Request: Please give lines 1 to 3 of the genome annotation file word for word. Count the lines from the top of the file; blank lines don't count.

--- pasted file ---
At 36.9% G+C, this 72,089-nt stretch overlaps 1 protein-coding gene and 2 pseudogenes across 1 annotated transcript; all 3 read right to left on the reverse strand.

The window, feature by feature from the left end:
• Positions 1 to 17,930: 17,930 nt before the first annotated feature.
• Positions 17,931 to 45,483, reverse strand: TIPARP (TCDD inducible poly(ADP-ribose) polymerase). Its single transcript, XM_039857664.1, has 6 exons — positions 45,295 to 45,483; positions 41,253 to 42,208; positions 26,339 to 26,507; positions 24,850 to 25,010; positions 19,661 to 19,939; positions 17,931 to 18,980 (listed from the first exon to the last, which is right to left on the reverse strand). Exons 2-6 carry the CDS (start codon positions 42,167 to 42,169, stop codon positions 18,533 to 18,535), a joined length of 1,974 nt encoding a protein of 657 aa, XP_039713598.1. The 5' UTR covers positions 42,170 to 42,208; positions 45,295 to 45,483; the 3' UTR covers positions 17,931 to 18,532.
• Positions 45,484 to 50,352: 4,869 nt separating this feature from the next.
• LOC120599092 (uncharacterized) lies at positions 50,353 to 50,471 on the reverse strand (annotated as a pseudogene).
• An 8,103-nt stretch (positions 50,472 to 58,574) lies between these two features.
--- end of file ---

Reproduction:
At 36.9% G+C, this 72,089-nt stretch overlaps 1 protein-coding gene and 2 pseudogenes across 1 annotated transcript; all 3 read right to left on the reverse strand.

The window, feature by feature from the left end:
• Positions 1 to 17,930: 17,930 nt before the first annotated feature.